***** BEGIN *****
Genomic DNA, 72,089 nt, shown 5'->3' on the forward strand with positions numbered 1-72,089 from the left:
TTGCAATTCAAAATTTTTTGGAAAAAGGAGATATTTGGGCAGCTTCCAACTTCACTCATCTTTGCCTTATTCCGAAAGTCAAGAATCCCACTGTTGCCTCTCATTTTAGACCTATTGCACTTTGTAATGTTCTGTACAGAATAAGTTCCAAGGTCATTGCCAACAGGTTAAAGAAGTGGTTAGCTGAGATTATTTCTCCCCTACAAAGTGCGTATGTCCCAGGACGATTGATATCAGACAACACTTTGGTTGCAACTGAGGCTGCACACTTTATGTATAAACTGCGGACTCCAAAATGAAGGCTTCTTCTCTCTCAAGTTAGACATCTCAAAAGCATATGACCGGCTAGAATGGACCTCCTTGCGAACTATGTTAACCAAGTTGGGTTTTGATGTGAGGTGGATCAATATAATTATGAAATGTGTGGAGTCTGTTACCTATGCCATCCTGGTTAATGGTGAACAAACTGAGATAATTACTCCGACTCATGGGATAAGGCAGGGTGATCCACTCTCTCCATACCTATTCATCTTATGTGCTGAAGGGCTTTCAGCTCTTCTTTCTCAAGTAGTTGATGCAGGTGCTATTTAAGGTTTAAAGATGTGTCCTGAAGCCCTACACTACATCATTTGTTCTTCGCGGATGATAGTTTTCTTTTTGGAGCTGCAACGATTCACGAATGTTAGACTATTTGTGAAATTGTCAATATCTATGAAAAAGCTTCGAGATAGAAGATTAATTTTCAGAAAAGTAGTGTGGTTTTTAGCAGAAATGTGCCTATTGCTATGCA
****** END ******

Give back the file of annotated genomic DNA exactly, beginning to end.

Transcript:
Genomic DNA, 72,089 nt, shown 5'->3' on the forward strand with positions numbered 1-72,089 from the left:
TTGCAATTCAAAATTTTTTGGAAAAAGGAGATATTTGGGCAGCTTCCAACTTCACTCATCTTTGCCTTATTCCGAAAGTCAAGAATCCCACTGTTGCCTCTCATTTTAGACCTATTGCACTTTGTAATGTTCTGTACAGAATAAGTTCCAAGGTCATTGCCAACAGGTTAAAGAAGTGGTTAGCTGAGATTATTTCTCCCCTACAAAGTGCGTATGTCCCAGGACGATTGATATCAGACAACACTTTGGTTGCAACTGAGGCTGCACACTTTATGTATAAACTGCGGACTCCAAAATGAAGGCTTCTTCTCTCTCAAGTTAGACATCTCAAAAGCATATGACCGGCTAGAATGGACCTCCTTGCGAACTATGTTAACCAAGTTGGGTTTTGATGTGAGGTGGATCAATATAATTATGAAATGTGTGGAGTCTGTTACCTATGCCATCCTGGTTAATGGTGAACAAACTGAGATAATTACTCCGACTCATGGGATAAGGCAGGGTGATCCACTCTCTCCATACCTATTCATCTTATGTGCTGAAGGGCTTTCAGCTCTTCTTTCTCAAGTAGTTGATGCAGGTGCTATTTAAGGTTTAAAGATGTGTCCTGAAGCCCTACACTACATCATTTGTTCTTCGCGGATGATAGTTTTCTTTTTGGAGCTGCAACGATTCACGAATGTTAGACTATTTGTGAAATTGTCAATATCTATGAAAAAGCTTCGAGATAGAAGATTAATTTTCAGAAAAGTAGTGTGGTTTTTAGCAGAAATGTGCCTATTGCTATGCA